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Transactional email

I was talking with some people at the conference yesterday and we started discussing what makes an email transactional. I am reluctant to say the best definition we came up with was “I know it when I see it” but it was close. The interesting thing was that most of the participants agreed that we all used the term the same.
I thought I’d ask readers here: How do you define transactional email? I’m interested in this both from the perspective of a sender and from the perspective of a receiver.

5 comments

  1. Mike Hillyer says

    I’d call it mail that is generated as a result of a user action, in direct relation to that user action. Ideally this is an action on the part of the recipient but I can see situations where it could be another user.
    I’d go with examples such as opt-in messages, purchase confirmations, notices of the actions of a fellow user (xx posted on your wall).
    This could also extend into automated messages such as shipping notifications and alerts from a registrar that your domain is about to expire (assuming of course that the registrar in question is the one who you registered the domain with).
    If I had to make it a short explanation I’d say it’s an automated message, sent on a per-user basis, usually as the result of a direct action by the user or strongly associated with the user.

  2. Kelly Lorenz says

    I agree with Mike on all but the opt-in message. My definition of transactional is basically the same as CAN-SPAM’s: anything that people can’t unsubscribe from. This would include administrative messages like shipping confirmations and receipts, anything where the marketer is providing information based on the recipient’s actions. That doesn’t mean, however, that transactional messages can not also include a marketing element, but the focus should be on the marketer responding to an action taken by the recipient. I’m on the fence on whether actions taken toward a recipient (ie, someone is now following you) count as you can unsubscribe from these alerts and to quote the dictionary, the strict definition of a “transaction” is an instance of buying or selling a good.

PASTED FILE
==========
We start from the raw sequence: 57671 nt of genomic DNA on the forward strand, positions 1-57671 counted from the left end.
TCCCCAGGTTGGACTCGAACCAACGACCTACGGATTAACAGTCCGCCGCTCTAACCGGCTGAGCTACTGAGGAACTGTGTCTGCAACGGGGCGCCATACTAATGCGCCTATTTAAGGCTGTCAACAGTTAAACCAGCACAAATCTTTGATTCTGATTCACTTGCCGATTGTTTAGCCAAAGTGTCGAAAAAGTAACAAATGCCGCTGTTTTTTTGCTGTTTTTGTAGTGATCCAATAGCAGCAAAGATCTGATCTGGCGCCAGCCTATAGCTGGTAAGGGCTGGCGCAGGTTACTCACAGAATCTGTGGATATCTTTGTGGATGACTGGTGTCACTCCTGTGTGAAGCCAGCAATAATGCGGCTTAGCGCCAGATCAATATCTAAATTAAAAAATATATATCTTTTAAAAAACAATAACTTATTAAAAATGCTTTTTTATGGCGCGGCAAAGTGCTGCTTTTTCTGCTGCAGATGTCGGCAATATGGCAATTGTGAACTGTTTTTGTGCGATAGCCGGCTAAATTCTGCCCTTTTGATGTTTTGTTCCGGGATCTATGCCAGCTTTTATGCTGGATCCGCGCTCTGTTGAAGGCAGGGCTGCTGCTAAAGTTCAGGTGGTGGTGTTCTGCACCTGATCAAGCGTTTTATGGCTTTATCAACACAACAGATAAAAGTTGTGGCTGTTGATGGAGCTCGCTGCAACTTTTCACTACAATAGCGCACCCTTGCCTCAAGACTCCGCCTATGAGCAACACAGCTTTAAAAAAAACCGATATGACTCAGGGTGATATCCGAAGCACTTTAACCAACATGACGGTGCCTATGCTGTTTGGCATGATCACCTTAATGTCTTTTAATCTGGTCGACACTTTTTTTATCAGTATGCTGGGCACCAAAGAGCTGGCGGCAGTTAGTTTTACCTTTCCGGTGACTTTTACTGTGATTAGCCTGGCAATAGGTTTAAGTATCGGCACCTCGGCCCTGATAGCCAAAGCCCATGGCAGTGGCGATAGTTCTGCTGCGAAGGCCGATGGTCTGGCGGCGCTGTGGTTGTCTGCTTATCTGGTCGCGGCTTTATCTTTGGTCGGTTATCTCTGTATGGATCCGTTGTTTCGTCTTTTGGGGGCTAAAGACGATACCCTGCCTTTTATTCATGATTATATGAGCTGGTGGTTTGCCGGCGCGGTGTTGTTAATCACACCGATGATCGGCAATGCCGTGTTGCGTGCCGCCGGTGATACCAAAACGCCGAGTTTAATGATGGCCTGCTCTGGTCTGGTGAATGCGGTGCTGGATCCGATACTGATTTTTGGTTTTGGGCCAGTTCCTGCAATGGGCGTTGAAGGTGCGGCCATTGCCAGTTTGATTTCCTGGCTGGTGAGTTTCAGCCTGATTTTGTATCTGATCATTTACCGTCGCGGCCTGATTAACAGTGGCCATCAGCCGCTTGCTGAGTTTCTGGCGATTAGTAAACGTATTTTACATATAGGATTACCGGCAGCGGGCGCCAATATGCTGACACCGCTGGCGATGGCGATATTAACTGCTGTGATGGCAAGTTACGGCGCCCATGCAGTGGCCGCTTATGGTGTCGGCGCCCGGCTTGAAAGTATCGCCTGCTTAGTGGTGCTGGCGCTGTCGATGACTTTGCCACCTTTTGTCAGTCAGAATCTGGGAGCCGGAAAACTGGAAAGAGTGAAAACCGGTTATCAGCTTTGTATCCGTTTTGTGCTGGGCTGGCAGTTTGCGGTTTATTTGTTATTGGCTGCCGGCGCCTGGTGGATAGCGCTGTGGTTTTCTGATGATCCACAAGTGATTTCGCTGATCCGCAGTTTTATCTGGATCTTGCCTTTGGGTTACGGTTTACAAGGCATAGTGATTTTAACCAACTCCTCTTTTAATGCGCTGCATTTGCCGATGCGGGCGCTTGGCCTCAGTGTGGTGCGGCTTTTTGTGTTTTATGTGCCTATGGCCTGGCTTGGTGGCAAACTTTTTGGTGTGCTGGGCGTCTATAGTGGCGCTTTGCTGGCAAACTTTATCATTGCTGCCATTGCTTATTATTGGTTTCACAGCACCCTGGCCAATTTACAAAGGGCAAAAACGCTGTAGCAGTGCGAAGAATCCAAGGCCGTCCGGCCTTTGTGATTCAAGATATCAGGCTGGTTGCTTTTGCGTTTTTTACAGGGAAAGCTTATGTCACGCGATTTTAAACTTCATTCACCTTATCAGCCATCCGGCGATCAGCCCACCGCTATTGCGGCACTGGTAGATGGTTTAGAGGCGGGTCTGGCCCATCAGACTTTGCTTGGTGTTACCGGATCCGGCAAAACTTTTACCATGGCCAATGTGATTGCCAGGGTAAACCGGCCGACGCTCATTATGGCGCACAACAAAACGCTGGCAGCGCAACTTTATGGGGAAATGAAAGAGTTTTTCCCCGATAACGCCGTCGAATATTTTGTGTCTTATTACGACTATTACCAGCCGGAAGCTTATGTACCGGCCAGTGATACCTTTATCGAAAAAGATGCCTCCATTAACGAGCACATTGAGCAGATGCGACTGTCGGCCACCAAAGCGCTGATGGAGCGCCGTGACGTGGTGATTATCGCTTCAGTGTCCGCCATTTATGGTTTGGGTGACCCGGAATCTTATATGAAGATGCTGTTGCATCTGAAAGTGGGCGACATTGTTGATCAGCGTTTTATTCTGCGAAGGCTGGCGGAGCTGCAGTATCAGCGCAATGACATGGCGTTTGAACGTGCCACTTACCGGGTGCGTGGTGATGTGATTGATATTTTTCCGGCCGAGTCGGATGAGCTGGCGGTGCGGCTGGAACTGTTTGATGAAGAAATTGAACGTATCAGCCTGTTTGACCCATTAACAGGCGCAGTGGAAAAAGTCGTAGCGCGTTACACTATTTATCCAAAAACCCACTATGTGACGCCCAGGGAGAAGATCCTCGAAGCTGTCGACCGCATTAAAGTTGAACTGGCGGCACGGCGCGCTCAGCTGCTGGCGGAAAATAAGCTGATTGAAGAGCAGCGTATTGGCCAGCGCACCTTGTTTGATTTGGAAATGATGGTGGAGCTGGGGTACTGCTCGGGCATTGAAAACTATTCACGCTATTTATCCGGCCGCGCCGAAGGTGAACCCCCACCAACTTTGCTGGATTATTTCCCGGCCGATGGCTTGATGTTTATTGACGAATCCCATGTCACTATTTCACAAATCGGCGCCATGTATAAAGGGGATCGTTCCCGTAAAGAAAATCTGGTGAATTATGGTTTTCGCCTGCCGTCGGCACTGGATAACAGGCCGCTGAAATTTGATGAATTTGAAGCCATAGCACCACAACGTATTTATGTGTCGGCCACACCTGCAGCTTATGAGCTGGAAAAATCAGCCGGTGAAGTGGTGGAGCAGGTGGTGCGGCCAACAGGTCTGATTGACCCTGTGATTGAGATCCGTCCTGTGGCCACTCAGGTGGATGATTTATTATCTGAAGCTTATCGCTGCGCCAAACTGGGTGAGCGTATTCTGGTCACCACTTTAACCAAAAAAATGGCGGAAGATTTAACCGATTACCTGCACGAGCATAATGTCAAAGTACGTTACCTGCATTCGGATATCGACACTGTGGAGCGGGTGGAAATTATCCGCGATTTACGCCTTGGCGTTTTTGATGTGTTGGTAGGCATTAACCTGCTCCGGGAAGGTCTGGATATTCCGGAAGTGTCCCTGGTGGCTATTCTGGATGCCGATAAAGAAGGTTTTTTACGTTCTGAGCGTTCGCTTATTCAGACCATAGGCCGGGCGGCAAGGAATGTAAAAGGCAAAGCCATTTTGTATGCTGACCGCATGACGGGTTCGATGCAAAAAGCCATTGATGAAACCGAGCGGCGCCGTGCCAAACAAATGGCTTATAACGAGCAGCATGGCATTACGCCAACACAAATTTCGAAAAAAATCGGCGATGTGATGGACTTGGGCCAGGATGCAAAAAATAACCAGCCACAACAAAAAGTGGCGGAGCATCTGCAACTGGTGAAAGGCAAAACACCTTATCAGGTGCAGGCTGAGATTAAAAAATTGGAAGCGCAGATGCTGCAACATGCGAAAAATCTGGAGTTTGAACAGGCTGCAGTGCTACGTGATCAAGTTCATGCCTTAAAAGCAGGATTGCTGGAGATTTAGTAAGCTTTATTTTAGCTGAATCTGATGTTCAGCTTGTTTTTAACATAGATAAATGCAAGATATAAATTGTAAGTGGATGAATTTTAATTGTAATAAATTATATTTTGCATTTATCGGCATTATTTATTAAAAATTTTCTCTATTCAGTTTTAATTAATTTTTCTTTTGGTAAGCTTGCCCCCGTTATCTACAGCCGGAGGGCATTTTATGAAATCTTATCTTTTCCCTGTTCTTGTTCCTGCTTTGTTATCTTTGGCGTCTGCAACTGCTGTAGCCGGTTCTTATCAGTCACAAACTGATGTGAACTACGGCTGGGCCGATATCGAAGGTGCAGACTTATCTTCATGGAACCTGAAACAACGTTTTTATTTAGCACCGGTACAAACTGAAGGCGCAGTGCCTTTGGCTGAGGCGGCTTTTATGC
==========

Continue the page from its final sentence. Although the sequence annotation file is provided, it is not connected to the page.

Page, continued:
It will probably change over time, but that is my definition of transactional emails today.
    -Kelly Lorenz

  3. Margaret Farmakis says

    I agree with Mike and Kelly on their definitions, however I would disagree that these messages are always (or should only be) messages that users can’t unsubscribe from. We recommend that marketers include opt-out links as part of certain transactional messages, like welcome messages, which are triggered as the result of a user action (signing up).
    Welcome messages, while essential as part of any optimized email marketing program, can often receive a higher level of complaints, so to protect your sender reputation and maintain high inbox deliverability, it’s always a best practice to make it easier for subscribers to opt-out than complain and click the “This is spam” button.
    I would also agree that it’s a great idea to test the use of promotions in your transactional messages. The more targeted and relevant those promotions are (for example, if the customer bought a set of sheets, include a promotion for other bedding items like pillows, blankets and throws), the better. The more relevant your messaging (whether it’s content or promotions), regardless of the type of messaging you’re sending, the more active and engaged your subscribers will be.

  4. Steven says

    I think transactional email is anything which serves a functional purpose which is useful to the receiver. Shipping information is the classic example, invitations to buy are not.

  5. Thoughts on transactional mail at Word to the Wise says

    […] had at MAAWG about transactional email and opened up the conversation to readers here. Mike proposed a definition. [Transactional mail is] an automated message, sent on a per-user basis, usually as […]

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